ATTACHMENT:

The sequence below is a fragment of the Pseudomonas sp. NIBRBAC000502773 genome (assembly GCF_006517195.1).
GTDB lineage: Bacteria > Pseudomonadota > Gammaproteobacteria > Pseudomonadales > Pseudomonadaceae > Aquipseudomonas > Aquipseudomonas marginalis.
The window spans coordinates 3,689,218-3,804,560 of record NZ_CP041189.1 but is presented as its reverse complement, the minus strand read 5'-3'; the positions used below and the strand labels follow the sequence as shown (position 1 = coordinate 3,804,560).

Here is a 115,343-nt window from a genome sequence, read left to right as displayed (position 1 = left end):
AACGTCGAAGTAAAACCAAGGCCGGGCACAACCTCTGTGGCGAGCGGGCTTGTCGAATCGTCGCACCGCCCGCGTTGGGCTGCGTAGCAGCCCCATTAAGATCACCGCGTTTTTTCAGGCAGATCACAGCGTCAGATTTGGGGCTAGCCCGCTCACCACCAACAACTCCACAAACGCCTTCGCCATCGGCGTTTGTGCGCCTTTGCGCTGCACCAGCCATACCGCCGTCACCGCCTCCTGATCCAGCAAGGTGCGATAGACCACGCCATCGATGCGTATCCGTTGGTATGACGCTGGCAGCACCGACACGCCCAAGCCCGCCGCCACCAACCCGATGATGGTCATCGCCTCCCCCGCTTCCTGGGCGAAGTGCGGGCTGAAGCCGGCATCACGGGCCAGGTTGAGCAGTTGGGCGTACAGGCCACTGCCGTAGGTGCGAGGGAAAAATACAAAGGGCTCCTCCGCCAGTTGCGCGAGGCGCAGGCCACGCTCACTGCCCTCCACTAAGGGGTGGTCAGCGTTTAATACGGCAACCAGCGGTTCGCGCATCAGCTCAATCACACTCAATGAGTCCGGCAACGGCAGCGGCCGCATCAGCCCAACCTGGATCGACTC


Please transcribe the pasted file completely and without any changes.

The sequence below is a fragment of the Pseudomonas sp. NIBRBAC000502773 genome (assembly GCF_006517195.1).
GTDB lineage: Bacteria > Pseudomonadota > Gammaproteobacteria > Pseudomonadales > Pseudomonadaceae > Aquipseudomonas > Aquipseudomonas marginalis.
The window spans coordinates 3,689,218-3,804,560 of record NZ_CP041189.1 but is presented as its reverse complement, the minus strand read 5'-3'; the positions used below and the strand labels follow the sequence as shown (position 1 = coordinate 3,804,560).

Here is a 115,343-nt window from a genome sequence, read left to right as displayed (position 1 = left end):
AACGTCGAAGTAAAACCAAGGCCGGGCACAACCTCTGTGGCGAGCGGGCTTGTCGAATCGTCGCACCGCCCGCGTTGGGCTGCGTAGCAGCCCCATTAAGATCACCGCGTTTTTTCAGGCAGATCACAGCGTCAGATTTGGGGCTAGCCCGCTCACCACCAACAACTCCACAAACGCCTTCGCCATCGGCGTTTGTGCGCCTTTGCGCTGCACCAGCCATACCGCCGTCACCGCCTCCTGATCCAGCAAGGTGCGATAGACCACGCCATCGATGCGTATCCGTTGGTATGACGCTGGCAGCACCGACACGCCCAAGCCCGCCGCCACCAACCCGATGATGGTCATCGCCTCCCCCGCTTCCTGGGCGAAGTGCGGGCTGAAGCCGGCATCACGGGCCAGGTTGAGCAGTTGGGCGTACAGGCCACTGCCGTAGGTGCGAGGGAAAAATACAAAGGGCTCCTCCGCCAGTTGCGCGAGGCGCAGGCCACGCTCACTGCCCTCCACTAAGGGGTGGTCAGCGTTTAATACGGCAACCAGCGGTTCGCGCATCAGCTCAATCACACTCAATGAGTCCGGCAACGGCAGCGGCCGCATCAGCCCAACCTGGATCGACTC